Has Israel learned its lesson?
It would appear with the current strikes against Hamas in Gaza, Israel has learned it cannot make concessions with such
avowed enemies at its doorstep. The biggest question in my mind is,….can Israel keep this offensive going?.......without U.S.
help (at least with logistics)? If not, it may just be a matter of time before Israel is overrun with Arab enemies who already
surround Israel on three sides. Of course many say that has been the case for Israel for the past half-century.
If any country does not have a strong armed force, it may be a potential target. Even if it DOES have a strong armed force, it
may become a likely target, e.g. Iraq in 2003.
/s/ LeRoy Collins, Jr.
Has Israel learned its lesson?
by Jeff Jacoby
The Boston Globe
ISRAEL'S 2006 WAR against Hezbollah, the Iranian-backed terrorist army based in Lebanon, was a disaster -- an ill-planned operation that
did more damage to Israel's military reputation than to Hezbollah's resolve and influence. Now, as it fights Hamas in Gaza, Israel seems
determined not to repeat the mistakes it made 2˝ years ago.
This time, Israeli prewar preparations were much more meticulous. Months were devoted to gathering detailed information on scores of Hamas
targets, including training camps and offices, rocket launchers, underground bunkers, weapons-making sites, tunnels from Egypt, and the
homes of terrorist commanders. Israel's military and political operations appear better coordinated than in 2006, and Israeli diplomats
are making use of online weapons -- launching a dedicated YouTube channel, for example, and conducting a live citizens’ press conference
via Twitter -- to get its message out.
But it remains an open question whether Israel's leaders have learned the most critical lesson of all: that genocidal jihadists and other
mortal foes cannot be wheedled, negotiated, bribed, or ignored into quietude. In a war with enemies like Hezbollah and Hamas and the
PLO -- enemies explicitly committed to Israel's destruction -- goodwill gestures beget no goodwill, and peace processes do not lead to peace.
The proximate cause of the fighting in Gaza was the sharp increase in rocket and mortar attacks on Israeli civilians after Hamas refused
to extend its tenuous cease-fire with Israel past Dec. 19. But the deeper cause was the transformation of Gaza into an Iranian proxy and
terrorist hub following Israel’s reckless "disengagement" in 2005. Israelis convinced themselves that ethnically cleansing Gaza of its
Jews and handing over the territory to the Palestinians would reduce violence and make Israel safer. It did just the opposite.
In 2000, Israelis had similarly believed that a unilateral retreat from southern Lebanon would deprive Hezbollah of any pretext for
continuing its war against the Jewish state. But far from extinguishing Hezbollah's jihadist dreams, it inflamed them.
The hard truth is that no matter how much Israelis crave peace, they cannot achieve it through concessions and compromises and "road
maps" -- not when their enemies view such overtures and agreements as signs of weakness, and as proof that terrorism works. For 60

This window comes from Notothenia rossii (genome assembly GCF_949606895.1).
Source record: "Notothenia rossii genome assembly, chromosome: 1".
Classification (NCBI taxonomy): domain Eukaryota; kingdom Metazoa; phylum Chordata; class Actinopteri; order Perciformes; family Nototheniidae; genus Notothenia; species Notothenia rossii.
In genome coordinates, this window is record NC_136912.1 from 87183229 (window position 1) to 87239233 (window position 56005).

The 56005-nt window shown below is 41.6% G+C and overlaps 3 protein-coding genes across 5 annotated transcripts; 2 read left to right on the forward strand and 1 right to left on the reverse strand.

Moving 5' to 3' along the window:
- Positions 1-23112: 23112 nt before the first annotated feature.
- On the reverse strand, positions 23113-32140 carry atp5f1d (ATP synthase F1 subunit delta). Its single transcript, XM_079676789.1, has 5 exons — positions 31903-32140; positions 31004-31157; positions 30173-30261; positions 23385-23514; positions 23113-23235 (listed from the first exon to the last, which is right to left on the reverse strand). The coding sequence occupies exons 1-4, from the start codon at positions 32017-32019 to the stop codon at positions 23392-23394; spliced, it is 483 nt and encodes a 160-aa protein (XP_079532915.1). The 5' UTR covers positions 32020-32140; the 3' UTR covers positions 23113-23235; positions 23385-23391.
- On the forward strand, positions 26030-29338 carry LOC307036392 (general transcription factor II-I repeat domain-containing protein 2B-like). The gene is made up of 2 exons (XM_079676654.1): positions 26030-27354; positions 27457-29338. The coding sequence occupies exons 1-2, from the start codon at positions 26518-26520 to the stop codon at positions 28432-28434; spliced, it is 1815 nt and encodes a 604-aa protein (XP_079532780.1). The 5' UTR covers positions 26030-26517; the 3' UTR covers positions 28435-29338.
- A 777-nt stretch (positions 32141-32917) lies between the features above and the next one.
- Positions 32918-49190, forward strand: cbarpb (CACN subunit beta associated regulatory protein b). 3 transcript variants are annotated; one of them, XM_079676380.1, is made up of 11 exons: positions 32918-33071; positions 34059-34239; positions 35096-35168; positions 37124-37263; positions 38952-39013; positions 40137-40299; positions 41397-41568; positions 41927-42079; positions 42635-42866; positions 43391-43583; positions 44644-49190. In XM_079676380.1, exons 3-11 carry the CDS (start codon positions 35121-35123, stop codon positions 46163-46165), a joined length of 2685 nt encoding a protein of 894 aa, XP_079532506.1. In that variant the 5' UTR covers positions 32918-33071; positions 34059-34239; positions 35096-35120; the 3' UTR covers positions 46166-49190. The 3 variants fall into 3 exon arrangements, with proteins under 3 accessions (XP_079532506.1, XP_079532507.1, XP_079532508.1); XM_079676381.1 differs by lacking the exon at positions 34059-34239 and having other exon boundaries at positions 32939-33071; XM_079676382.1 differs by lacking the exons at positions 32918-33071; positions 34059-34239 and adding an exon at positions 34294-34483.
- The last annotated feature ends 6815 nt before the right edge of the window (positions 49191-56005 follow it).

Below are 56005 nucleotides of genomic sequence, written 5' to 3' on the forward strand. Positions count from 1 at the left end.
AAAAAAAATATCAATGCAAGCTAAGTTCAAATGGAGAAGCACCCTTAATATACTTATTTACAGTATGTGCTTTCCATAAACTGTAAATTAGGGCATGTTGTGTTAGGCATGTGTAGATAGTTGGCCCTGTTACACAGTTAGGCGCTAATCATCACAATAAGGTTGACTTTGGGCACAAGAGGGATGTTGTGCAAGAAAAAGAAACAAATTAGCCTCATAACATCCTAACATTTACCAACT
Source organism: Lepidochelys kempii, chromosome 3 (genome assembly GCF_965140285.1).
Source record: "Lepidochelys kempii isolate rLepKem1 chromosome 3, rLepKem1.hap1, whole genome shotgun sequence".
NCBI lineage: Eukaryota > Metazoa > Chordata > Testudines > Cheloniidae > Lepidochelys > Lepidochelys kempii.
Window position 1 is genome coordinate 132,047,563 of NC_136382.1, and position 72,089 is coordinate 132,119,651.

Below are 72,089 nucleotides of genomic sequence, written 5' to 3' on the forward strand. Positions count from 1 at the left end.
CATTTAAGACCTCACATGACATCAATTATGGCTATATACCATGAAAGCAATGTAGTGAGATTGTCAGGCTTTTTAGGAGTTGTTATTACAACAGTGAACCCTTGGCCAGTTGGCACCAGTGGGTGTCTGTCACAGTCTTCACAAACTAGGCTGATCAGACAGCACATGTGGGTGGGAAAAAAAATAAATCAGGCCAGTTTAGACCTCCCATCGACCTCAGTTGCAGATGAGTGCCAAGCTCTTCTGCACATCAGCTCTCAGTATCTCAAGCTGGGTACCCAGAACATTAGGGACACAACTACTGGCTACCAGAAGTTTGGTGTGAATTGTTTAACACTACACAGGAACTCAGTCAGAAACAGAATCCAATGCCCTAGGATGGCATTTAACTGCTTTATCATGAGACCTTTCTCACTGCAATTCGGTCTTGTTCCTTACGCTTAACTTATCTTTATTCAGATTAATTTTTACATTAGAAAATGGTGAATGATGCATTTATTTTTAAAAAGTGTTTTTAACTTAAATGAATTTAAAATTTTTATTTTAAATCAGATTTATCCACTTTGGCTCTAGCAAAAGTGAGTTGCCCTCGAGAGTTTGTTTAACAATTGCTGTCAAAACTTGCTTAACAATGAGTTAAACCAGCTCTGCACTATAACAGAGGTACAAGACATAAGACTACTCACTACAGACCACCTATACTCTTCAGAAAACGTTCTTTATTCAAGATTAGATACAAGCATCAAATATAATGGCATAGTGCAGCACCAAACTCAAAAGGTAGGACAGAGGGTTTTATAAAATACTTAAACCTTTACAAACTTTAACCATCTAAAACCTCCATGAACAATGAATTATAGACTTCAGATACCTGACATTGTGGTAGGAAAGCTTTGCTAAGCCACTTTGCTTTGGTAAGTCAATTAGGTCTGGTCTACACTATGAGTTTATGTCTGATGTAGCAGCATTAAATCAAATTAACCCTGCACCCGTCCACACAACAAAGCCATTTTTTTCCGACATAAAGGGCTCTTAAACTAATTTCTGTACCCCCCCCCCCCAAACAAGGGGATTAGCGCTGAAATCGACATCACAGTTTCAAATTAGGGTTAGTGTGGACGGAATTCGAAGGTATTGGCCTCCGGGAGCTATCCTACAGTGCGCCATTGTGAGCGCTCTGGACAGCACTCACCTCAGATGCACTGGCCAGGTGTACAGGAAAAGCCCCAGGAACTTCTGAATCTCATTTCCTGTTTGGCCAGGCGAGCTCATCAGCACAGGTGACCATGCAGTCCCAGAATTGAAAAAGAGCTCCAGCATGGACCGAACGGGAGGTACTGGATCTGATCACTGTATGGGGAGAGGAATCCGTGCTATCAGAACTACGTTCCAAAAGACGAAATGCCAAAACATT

years, Israel has had to contend with the hostility of its neighbors and the heavy costs of war; its yearning for peace is
understandable. But there will be no peace without victory, and no victory without fighting for it.
For a long time now, Israel's leaders have resisted this fact -- "We are tired of fighting," Ehud Olmert infamously declared in
2005. For 15 years, beginning with the sham of the Oslo peace process in 1993, Jerusalem has tried to appease its way to tranquility. It
allowed Yasser Arafat and his PLO killers to take control of the West Bank and Gaza. It embraced the goal of Palestinian statehood. It
responded to terrorism with ever-deeper concessions. It abandoned Lebanon and Gaza. It reiterated, over and over, the false mantra
that "you make peace with your enemies." And from the ongoing captivity of Gilad Shalit to the rockets slamming into Israeli cities
to the dysfunction and radicalization of Palestinian society, the results have been disastrous.
There are heartening indications this week of a more realistic and unsentimental approach. Defense Minister Ehud Barak described the
offensive against Hamas as a "war to the bitter end" and told an American interviewer, "For us to be asked to have a cease-fire with
Hamas is like asking you to have a cease-fire with al-Qaeda." Both leading contenders in the upcoming Israeli election, Likud's
Benjamin Netanyahu and Tzipi Livni, the foreign minister and head of Kadima, promise to make it a priority "to topple the Hamas
regime" if elected prime minister. Israel's UN ambassador, Gabriela Shalev, has said that the operation in Gaza will last "as long
as it takes to dismantle Hamas completely."
Whether this strong rhetoric will be backed up by strong action in the long run remains to be seen. Yesterday, the Israeli cabinet
properly rejected a French proposal for a 48-hour truce. Perhaps, at long last, the lesson has been learned: With an enemy like
Hamas, which boasts that it "loves death" and "drinks blood," truces and deals are illusory. If Israel seeks lasting peace, it
must first win a lasting victory.
(Jeff Jacoby is a columnist for The Boston Globe.)
/s/ LeRoy Collins, Jr.